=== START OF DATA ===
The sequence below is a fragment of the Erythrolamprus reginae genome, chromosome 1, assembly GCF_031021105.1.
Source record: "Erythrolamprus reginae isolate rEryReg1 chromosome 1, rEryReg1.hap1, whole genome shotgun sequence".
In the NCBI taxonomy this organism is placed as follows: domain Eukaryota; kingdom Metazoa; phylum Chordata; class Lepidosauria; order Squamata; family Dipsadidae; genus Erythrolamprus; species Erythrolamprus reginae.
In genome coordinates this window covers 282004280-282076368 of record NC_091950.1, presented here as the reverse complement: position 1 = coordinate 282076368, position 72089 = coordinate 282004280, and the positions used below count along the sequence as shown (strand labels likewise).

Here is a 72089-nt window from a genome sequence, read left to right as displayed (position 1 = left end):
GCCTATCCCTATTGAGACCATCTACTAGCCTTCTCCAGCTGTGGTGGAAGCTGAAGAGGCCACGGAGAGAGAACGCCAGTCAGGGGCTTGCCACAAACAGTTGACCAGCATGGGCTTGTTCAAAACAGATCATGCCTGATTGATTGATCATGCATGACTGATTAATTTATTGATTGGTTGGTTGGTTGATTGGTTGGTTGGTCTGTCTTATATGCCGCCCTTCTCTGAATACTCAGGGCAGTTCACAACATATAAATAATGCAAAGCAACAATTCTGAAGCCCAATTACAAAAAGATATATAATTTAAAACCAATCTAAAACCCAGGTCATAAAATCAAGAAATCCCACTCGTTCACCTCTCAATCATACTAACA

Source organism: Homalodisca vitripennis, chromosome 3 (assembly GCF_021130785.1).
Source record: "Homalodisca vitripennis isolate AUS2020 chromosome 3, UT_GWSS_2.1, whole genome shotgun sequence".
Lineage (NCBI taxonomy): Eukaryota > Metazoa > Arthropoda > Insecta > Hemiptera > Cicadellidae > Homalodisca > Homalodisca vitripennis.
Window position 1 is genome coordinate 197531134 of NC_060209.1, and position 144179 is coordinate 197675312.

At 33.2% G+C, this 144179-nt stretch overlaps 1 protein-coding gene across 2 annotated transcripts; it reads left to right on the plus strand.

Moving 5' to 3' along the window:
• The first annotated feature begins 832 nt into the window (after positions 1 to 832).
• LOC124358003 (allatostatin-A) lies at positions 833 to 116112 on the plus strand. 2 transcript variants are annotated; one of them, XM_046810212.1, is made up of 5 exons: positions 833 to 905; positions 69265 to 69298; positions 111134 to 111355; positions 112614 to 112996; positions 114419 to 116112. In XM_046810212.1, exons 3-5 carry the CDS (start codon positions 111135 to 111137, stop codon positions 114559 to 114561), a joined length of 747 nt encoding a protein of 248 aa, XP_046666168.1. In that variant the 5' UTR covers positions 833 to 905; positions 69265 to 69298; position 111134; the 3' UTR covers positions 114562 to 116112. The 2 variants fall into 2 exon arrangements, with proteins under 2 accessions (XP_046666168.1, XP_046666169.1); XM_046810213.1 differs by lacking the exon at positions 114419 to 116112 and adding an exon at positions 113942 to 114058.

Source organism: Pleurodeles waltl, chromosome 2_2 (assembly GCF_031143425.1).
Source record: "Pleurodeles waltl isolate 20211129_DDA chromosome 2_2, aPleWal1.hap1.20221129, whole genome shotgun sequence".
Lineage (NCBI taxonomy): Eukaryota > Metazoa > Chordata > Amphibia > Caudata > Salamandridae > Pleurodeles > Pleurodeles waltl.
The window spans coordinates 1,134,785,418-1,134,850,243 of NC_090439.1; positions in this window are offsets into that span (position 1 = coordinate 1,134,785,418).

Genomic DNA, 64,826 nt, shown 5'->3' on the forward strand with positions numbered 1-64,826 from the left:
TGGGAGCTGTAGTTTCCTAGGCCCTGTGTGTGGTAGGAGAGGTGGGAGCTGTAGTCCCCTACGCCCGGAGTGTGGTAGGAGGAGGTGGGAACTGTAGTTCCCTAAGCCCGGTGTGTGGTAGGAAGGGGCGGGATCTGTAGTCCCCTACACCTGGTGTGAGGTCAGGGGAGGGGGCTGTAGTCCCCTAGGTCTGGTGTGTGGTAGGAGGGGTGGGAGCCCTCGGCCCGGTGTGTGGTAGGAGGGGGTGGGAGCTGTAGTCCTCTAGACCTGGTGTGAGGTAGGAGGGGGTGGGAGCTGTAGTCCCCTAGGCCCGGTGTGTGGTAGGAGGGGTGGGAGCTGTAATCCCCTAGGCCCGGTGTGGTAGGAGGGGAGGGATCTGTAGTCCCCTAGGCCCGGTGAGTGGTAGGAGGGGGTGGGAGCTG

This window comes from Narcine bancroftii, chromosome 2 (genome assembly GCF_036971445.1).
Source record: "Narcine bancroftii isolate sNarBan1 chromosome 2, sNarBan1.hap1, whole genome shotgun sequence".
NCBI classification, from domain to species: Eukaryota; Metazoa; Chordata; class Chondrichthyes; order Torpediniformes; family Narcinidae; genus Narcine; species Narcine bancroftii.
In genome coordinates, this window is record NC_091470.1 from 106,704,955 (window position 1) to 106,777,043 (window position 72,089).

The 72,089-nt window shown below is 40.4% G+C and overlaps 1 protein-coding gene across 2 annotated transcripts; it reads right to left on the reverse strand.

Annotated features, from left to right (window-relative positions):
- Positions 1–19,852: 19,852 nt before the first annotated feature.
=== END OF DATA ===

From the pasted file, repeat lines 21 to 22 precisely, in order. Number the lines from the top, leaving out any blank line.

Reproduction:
This window comes from Narcine bancroftii, chromosome 2 (genome assembly GCF_036971445.1).
Source record: "Narcine bancroftii isolate sNarBan1 chromosome 2, sNarBan1.hap1, whole genome shotgun sequence".